Still 270 To Win

These utility player politicians are good enough to run a campaign. They can attract good donors. They can win the red states. 225-250 electoral votes? No problem, well... sort of. The problem is that 225-250 electoral votes is still a losing effort. Anything less than 270 may as well be 0 because the result is the same. (Back to baseball now...) The Republicans need an ace, a defensive Wizard, a long ball hitter. They need the political equivalent of the Bambino. Enter Chris Christie.

Christie is exactly that. He sits in the dug out cracking jokes, smoking a stogie, and eating hotdogs. He finishes his last sip of beer just before grabbing his unnecessarily oversized bat, then saunters to the batters box. He is confident, if nothing else.

That's why I love the baseball analogy here. Imagine Chris Christie in a loose fitting pin-stripe uniform with that simple “3” on the back. Can you see him? Standing in the box? He's pointing to the stands. Waiting for the pitch.

With Great Power...

In the story of Babe Ruth's famous home run the Bambino stepped to the plate, rested his bat on his shoulder, pointed to the stands and stood defiantly. He dared the pitcher. The story ends with the big man rounding the bases, and the other team watching dumb founded. Right now Christie is standing in the box, the bat is on his shoulder, and his finger is pointing. The pitcher in this situation is the GOP. They have the choice to pitch to him, or not. Until Christie gets the pitch we don't really know what he'll do. He could rip the cover off the ball, figuratively speaking. He may hit a long fly ball that is caught just in front of the wall for nothing more than an out. Or, he could strike out. Either way you can bet he'll swing the bat. Hard as hell.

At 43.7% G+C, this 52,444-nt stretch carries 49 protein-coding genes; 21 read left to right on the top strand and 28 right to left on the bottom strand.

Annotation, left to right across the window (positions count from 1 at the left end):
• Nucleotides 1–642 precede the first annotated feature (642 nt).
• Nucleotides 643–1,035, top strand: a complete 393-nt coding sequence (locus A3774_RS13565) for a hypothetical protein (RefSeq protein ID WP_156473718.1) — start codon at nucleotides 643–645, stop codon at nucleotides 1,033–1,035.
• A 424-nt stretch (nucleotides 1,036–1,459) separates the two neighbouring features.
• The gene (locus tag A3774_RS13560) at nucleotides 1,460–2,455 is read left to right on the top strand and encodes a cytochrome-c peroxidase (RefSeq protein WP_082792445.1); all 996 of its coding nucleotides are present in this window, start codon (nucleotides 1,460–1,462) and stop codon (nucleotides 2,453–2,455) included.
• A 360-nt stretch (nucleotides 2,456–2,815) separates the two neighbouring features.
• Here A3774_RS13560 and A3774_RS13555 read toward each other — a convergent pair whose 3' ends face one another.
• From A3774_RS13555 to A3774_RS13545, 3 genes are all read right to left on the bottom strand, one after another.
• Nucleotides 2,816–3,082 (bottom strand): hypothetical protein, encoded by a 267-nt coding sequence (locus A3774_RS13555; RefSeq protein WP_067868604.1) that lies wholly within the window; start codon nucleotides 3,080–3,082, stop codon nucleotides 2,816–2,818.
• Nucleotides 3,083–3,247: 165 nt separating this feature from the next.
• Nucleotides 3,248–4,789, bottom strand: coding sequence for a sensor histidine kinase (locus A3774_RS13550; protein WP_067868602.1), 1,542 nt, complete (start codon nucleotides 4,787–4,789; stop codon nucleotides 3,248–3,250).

That's the real difference between Christie and the rest of the GOP field. None of them are “that guy” with the ability to talk the talk, walk the walk, and tell you about it while doing it. Sure, they can get on base. There's lots of slap hitting guys in that lineup that can get to first, and maybe even second. (Romney, naturally, takes a walk. He has a good eye and great patience at the plate.) But the U.S. Presidency isn't a base hit. It's not a walk, and it's not a stolen base. It's a home run.